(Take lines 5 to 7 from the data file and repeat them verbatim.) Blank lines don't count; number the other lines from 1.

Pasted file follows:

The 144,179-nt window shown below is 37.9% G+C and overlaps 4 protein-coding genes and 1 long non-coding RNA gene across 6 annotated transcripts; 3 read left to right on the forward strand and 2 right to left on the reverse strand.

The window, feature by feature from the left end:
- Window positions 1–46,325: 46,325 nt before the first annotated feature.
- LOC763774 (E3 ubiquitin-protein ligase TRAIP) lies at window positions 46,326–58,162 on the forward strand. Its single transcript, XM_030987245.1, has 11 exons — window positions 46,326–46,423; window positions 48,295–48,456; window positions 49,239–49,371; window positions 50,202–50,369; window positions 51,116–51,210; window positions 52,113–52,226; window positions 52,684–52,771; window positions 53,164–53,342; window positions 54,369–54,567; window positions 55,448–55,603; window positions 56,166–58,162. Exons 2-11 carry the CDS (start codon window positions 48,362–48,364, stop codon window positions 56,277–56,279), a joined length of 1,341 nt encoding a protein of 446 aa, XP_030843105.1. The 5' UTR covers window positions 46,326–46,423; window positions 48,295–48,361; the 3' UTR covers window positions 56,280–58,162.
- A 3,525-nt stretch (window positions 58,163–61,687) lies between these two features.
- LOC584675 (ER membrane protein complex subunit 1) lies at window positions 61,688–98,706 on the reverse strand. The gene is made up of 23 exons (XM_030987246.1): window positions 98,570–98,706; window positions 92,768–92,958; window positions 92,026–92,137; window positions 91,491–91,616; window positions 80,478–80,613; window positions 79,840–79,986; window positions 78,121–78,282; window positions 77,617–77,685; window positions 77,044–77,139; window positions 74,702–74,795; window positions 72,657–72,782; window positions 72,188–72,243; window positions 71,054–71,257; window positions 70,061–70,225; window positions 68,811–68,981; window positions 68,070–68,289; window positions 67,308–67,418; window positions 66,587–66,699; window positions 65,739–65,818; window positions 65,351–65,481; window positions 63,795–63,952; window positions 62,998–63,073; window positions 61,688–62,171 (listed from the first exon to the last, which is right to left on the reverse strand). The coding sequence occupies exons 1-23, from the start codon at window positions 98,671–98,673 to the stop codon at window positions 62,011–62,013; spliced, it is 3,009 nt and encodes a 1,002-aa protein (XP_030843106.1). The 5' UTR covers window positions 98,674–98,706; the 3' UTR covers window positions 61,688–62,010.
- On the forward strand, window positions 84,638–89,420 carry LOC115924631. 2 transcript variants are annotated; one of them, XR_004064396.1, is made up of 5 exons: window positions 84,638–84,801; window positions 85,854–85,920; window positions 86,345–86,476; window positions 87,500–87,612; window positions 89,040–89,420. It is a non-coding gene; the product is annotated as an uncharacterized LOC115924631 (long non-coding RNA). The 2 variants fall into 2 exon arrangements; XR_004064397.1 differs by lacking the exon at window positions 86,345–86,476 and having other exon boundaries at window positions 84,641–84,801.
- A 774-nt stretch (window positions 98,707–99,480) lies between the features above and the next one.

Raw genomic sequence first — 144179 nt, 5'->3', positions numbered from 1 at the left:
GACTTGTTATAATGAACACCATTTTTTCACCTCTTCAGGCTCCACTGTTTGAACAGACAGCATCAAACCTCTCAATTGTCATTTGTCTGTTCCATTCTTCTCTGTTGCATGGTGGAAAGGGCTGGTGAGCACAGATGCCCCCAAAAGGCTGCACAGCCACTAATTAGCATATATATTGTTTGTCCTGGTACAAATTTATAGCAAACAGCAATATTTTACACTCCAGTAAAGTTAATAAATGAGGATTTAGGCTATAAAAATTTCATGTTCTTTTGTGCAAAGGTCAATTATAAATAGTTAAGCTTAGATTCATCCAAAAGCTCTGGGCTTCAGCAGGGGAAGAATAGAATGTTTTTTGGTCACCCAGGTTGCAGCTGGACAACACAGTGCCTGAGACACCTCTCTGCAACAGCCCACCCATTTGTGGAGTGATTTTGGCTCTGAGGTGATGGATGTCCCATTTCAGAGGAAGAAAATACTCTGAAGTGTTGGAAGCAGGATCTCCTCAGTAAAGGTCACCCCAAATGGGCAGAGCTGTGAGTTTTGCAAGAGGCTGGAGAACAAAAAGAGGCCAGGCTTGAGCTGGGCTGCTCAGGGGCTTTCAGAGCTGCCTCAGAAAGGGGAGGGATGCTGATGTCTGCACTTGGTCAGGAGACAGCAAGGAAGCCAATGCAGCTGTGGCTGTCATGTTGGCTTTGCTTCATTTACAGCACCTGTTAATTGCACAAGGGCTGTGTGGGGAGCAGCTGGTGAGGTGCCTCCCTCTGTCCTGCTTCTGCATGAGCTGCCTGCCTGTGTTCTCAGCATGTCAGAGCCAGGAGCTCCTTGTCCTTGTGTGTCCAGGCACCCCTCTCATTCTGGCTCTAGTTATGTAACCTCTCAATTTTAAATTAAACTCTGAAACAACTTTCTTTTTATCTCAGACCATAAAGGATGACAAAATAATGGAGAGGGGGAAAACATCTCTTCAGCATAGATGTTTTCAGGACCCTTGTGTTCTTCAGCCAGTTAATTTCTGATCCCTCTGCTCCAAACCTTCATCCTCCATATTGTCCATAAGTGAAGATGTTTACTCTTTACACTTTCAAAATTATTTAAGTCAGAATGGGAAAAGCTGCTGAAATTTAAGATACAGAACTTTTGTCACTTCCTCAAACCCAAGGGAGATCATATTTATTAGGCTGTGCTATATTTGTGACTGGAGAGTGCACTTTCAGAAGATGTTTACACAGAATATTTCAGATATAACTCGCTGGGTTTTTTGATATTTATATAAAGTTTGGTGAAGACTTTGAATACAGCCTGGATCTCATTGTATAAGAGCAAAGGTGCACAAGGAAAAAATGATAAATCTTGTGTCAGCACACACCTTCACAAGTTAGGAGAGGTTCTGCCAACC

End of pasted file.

- A 3,525-nt stretch (window positions 58,163–61,687) lies between these two features.
- LOC584675 (ER membrane protein complex subunit 1) lies at window positions 61,688–98,706 on the reverse strand. The gene is made up of 23 exons (XM_030987246.1): window positions 98,570–98,706; window positions 92,768–92,958; window positions 92,026–92,137; window positions 91,491–91,616; window positions 80,478–80,613; window positions 79,840–79,986; window positions 78,121–78,282; window positions 77,617–77,685; window positions 77,044–77,139; window positions 74,702–74,795; window positions 72,657–72,782; window positions 72,188–72,243; window positions 71,054–71,257; window positions 70,061–70,225; window positions 68,811–68,981; window positions 68,070–68,289; window positions 67,308–67,418; window positions 66,587–66,699; window positions 65,739–65,818; window positions 65,351–65,481; window positions 63,795–63,952; window positions 62,998–63,073; window positions 61,688–62,171 (listed from the first exon to the last, which is right to left on the reverse strand). The coding sequence occupies exons 1-23, from the start codon at window positions 98,671–98,673 to the stop codon at window positions 62,011–62,013; spliced, it is 3,009 nt and encodes a 1,002-aa protein (XP_030843106.1). The 5' UTR covers window positions 98,674–98,706; the 3' UTR covers window positions 61,688–62,010.
- On the forward strand, window positions 84,638–89,420 carry LOC115924631. 2 transcript variants are annotated; one of them, XR_004064396.1, is made up of 5 exons: window positions 84,638–84,801; window positions 85,854–85,920; window positions 86,345–86,476; window positions 87,500–87,612; window positions 89,040–89,420. It is a non-coding gene; the product is annotated as an uncharacterized LOC115924631 (long non-coding RNA). The 2 variants fall into 2 exon arrangements; XR_004064397.1 differs by lacking the exon at window positions 86,345–86,476 and having other exon boundaries at window positions 84,641–84,801.